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Medline ® Abstract for Reference 74

of '进展期胰腺外分泌癌的化疗'

Gemcitabine combined with docetaxel for the treatment of unresectable pancreatic carcinoma.
Jacobs AD, Otero H, Picozzi VJ Jr, Aboulafia DM
Cancer Invest. 2004;22(4):505.
PURPOSE: To assess the efficacy and toxicity of combination therapy with gemcitabine and docetaxel in patients with unresectable pancreatic carcinoma.
PATIENTS AND METHODS: Thirty-four patients with unresectable stage III, IVA, and IVB pancreatic carcinoma were eligible for this study. The first 18 patients received gemcitabine 800 mg/m2 intravenously (i.v.) on days 1, 8, and 15 and docetaxel 75 mg/m2 i.v. on day 1, repeated every 28 days. Due to a high incidence of myelosuppression in this first group, the treatment schedule was modified in the remaining patients to gemcitabine 1,000 mg/m2 i.v. and docetaxel 40 mg/m2 i.v. on days 1 and 8 of a 21-day schedule. The primary study endpoints were objective response rate and duration of survival.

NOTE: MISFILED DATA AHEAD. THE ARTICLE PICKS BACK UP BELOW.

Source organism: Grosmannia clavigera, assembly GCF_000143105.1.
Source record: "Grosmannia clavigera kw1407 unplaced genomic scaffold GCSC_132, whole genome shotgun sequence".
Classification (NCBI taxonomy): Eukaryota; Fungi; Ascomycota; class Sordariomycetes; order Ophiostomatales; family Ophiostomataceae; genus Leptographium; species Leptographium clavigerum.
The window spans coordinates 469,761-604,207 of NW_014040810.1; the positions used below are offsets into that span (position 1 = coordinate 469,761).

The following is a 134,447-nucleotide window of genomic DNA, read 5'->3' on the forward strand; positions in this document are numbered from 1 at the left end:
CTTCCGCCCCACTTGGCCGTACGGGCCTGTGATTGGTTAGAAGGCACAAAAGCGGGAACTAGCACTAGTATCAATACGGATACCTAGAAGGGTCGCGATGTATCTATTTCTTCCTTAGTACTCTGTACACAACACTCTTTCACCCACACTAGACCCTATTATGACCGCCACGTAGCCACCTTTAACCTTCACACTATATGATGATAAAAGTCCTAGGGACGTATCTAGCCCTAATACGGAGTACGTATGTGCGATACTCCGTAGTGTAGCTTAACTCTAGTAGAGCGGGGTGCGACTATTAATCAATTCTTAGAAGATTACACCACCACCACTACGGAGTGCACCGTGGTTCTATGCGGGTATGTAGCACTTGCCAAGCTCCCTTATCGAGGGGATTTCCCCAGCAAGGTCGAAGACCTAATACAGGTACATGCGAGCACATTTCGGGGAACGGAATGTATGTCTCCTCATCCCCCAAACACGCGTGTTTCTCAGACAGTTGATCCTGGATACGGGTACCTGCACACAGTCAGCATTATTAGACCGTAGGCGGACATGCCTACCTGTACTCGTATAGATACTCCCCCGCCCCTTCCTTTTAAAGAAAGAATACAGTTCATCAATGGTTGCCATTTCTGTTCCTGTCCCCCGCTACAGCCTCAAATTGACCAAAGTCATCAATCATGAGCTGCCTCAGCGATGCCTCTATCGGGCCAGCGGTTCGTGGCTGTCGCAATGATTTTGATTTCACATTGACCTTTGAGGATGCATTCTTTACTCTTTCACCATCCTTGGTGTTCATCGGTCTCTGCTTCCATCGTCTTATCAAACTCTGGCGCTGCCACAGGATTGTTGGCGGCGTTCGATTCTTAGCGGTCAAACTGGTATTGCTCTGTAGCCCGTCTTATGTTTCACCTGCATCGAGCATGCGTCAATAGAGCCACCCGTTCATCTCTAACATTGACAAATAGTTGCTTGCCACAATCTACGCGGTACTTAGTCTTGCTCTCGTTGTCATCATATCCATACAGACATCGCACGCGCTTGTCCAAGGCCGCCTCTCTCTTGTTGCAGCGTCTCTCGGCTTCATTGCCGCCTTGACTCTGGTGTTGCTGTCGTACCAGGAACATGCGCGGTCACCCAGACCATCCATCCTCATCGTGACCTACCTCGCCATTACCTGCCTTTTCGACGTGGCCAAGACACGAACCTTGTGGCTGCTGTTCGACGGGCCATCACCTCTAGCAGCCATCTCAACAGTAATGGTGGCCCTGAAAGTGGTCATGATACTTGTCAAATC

RESULTS: Ten of 33 evaluable patients achieved a partial response, for an overall response rate of 30.3% (95% CI, 16.21%-48.87%). Partial responses noted in the pancreas and a variety of metastatic sites were maintained for 4 to 12 months (median 6 months). Twelve additional patients (36%) experienced stable disease. The median time to progression was 6 months, and median survival was 10.5 months. The toxicity profile of the modified gemcitabine/docetaxel schedule was more favorable than that associated with the initial regimen, particularly with respect to hematologic toxicity.
CONCLUSION: The response and survival data reported here for combination therapy with gemcitabine and docetaxel are encouraging given the poor prognosis associated with unresectable pancreatic cancer. These data suggest that gemcitabine plus docetaxel may be more effective than either agent alone in the treatment of pancreatic cancer and warrants further study.
Section of Hematology/Oncology, Virginia Mason Medical Center, Seattle, Washington 98111, USA. andrew.jacobs@vmmc.org